With National Heritage Week taking place this week, KPMG’s Liam Mannix looks at the meaning of heritage and how we interact with it every day.

We use heritage every day. We just don’t know it. As National Heritage Week takes place, this is a good time to think about how we interact with heritage throughout the year. What is remarkable, is just how pervasive heritage is. It doesn’t just mean visiting a castle or a National Park, we live it every day.

When examined through the prism of our daily routines it becomes obvious that heritage not only enriches our lives but helps bind our communities together and is a powerful supporter of the national economy. Perhaps it is exactly because of its everyday presence that we often overlook the possibilities heritage provides.

During my own work on projects such as Town Centre First Plans or tourism strategies, I am constantly looking at a place’s heritage for direction on how to create a set of actions that are a good fit for the client’s capabilities while responding incisively to the challenges they face.

Below are just some of the ways in which heritage helps our society throughout the year and not just for the nine days of Heritage Week. Hopefully, they will help spark ideas in you that if implemented could improve your organisation or neighbourhood.

Knowledge economy

Many of the higher profile co-working spaces in Ireland such as Dogpatch Labs in Dublin and Skibbereen’s Ludgate Hub are housed in old structures. Data from the UK and US has shown that urban centres with higher densities of historic structures also have higher concentrations of start-up companies. Indeed, research has revealed that beautiful cities disproportionally attract more highly educated people than less picturesque places.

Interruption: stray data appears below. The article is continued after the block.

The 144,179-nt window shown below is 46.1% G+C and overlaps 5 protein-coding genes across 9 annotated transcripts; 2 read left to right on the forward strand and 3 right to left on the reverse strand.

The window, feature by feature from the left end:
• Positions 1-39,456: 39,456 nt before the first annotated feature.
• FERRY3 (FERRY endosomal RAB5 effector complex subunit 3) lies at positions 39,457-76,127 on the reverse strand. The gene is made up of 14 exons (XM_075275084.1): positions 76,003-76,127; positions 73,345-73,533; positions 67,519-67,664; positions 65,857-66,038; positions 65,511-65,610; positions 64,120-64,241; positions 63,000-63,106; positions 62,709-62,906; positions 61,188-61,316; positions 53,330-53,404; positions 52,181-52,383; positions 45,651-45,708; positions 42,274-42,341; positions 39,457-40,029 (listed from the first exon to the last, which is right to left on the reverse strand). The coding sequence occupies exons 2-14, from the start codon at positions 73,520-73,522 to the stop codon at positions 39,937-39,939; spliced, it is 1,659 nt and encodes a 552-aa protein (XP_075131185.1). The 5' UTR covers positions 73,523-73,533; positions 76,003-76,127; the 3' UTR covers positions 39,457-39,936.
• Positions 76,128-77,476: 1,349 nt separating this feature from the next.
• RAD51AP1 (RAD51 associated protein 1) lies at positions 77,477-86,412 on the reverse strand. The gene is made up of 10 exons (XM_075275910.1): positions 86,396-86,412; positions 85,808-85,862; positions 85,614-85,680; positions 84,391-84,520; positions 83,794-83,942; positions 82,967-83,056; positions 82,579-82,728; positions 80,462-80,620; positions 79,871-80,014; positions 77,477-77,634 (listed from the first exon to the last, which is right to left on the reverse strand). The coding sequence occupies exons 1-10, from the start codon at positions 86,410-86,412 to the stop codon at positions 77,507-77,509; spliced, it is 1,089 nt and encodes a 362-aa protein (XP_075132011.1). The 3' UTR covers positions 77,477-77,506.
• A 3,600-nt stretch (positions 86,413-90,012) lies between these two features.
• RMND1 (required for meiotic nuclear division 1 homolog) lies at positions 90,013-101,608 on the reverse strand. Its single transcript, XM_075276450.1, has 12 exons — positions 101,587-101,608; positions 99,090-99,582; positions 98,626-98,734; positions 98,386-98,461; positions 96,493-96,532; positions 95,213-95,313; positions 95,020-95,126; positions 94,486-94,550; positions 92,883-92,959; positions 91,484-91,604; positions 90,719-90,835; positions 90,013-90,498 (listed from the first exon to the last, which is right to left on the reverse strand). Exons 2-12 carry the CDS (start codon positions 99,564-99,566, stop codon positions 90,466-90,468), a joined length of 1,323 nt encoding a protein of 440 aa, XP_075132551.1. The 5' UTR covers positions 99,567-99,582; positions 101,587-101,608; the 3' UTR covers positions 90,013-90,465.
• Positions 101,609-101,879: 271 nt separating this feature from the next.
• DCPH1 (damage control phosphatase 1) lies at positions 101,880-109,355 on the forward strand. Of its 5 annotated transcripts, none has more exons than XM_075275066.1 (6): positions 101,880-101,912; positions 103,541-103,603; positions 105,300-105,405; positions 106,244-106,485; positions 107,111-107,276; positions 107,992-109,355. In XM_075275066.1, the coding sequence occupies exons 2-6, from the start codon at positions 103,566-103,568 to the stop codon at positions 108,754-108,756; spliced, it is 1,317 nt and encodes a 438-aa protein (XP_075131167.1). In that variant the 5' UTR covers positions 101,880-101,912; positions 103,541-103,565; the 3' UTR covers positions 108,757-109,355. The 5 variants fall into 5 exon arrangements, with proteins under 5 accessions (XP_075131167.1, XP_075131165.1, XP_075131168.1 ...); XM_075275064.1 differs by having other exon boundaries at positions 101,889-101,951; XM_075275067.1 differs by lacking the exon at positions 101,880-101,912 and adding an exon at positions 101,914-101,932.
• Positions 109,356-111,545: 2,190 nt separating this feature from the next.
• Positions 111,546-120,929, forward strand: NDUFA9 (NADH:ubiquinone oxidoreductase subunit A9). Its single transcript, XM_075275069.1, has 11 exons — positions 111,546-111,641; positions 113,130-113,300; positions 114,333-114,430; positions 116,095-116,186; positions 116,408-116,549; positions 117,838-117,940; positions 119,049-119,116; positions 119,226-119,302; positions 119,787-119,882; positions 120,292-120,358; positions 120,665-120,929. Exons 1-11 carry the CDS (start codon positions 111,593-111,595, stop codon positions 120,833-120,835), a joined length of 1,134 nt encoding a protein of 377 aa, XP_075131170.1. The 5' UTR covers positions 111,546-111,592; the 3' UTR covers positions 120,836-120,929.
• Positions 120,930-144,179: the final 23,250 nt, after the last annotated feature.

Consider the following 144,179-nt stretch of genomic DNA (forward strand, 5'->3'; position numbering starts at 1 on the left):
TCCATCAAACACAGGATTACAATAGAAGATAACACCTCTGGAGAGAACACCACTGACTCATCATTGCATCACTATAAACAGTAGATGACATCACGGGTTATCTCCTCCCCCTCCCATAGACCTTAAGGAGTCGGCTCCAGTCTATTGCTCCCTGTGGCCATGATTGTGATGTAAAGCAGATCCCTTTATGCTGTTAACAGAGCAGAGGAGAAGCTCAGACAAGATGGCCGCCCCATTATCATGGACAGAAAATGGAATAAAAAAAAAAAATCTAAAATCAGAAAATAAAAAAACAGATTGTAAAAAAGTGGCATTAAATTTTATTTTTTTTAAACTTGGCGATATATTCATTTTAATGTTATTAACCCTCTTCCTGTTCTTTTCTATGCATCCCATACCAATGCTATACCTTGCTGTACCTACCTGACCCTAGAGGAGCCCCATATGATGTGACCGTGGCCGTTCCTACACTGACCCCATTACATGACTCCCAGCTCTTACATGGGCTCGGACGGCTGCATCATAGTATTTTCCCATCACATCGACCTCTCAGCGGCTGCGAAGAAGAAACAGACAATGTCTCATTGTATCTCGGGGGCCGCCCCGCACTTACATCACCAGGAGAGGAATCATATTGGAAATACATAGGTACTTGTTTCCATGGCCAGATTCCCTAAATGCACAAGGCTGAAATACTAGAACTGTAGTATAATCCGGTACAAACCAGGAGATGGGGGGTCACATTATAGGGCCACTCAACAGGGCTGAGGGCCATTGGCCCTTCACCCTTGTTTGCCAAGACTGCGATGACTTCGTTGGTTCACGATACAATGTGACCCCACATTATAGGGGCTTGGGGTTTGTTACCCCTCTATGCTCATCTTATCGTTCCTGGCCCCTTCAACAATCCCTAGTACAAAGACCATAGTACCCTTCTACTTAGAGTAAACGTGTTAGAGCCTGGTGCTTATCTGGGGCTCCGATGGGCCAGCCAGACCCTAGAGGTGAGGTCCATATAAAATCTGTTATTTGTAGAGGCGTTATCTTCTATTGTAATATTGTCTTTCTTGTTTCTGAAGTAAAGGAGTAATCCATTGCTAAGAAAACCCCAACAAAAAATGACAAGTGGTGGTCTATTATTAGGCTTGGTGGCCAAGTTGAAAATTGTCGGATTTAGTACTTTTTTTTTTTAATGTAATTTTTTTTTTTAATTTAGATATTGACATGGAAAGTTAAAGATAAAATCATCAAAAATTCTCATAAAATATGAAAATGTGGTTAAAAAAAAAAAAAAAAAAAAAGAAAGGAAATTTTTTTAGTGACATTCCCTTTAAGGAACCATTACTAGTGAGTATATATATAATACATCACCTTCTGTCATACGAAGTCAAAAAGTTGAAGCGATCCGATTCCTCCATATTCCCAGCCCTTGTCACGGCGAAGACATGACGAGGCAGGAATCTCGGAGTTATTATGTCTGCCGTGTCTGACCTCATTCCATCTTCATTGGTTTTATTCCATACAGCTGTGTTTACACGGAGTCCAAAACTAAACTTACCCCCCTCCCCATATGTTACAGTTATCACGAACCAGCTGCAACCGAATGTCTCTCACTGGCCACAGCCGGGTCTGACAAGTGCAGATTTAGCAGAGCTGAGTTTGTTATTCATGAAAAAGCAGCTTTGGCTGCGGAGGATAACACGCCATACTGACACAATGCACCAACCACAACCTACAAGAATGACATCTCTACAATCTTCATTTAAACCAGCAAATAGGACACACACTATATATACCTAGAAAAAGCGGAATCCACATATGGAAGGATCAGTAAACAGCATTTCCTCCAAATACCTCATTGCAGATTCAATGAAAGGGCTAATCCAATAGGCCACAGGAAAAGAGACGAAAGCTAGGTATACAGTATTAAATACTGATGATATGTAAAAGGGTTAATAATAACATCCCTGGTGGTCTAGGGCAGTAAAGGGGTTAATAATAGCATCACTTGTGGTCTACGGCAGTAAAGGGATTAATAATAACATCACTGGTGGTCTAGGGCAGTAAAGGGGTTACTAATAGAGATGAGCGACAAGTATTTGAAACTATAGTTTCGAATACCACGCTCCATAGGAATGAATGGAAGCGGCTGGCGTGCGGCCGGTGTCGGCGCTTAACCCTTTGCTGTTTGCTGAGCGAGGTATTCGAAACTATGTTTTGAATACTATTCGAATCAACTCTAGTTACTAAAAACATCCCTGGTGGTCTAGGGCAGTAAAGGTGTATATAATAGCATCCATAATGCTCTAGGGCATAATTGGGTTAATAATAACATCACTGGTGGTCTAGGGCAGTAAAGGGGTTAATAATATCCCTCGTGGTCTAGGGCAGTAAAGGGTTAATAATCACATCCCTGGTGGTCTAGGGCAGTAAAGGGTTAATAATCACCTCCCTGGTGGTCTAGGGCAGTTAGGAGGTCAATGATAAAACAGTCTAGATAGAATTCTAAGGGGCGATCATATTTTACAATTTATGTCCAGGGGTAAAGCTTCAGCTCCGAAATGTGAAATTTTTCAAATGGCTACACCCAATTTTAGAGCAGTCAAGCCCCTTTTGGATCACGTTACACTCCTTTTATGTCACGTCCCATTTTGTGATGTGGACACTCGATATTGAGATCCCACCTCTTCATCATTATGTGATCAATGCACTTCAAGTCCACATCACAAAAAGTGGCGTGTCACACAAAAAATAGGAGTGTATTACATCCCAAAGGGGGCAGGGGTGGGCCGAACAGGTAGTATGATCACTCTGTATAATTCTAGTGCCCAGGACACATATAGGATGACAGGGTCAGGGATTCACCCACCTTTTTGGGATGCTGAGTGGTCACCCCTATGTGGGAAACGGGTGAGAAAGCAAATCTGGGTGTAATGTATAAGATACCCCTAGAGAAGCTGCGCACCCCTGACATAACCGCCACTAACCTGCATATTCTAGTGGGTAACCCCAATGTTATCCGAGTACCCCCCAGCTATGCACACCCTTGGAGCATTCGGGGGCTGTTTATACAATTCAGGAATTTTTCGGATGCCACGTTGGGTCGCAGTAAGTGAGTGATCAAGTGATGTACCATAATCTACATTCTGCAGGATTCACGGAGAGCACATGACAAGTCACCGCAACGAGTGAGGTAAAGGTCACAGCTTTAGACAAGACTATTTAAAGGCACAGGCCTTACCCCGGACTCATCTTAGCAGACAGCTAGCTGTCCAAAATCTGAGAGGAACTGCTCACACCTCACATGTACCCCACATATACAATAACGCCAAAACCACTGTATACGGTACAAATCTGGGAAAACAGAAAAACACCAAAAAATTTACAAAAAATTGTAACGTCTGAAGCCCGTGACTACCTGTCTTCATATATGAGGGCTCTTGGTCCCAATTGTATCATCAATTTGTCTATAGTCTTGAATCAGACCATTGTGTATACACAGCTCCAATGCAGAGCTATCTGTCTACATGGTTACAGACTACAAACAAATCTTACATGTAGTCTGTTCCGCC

This ‘Beauty Premium’ is fundamentally connected with the number and quality of historic buildings, streets and squares and the presence of bodies of water, parks and mountains.


Heritage means business. In the annual list of the Top 100 Irish stores issued by Retail Excellence, roughly 30% are located in a historic structure. Evidence from the US indicates that more than half of Millennials prefer to shop or dine in unique or historic urban centres rather than chain restaurants or shopping malls. Using a historic location as a place of business or incorporating heritage into branding are frequently used to create a stronger emotional connection with consumers and communicate quality.


Heritage acts both as an inspiration and backdrop to some of the country’s biggest and most vibrant festivals. Before the COVID-19 pandemic, the five most attended festivals in Ireland were all based around heritage. The top five were St Patrick’s Day Dublin Parade, Heritage Week, Culture Night, the Fleadh Cheoil and the National Ploughing Championship. Of the 11 multiday music festivals with camping that took place in 2018, seven were located on the grounds of historic houses. Two others occurred in places of high natural beauty.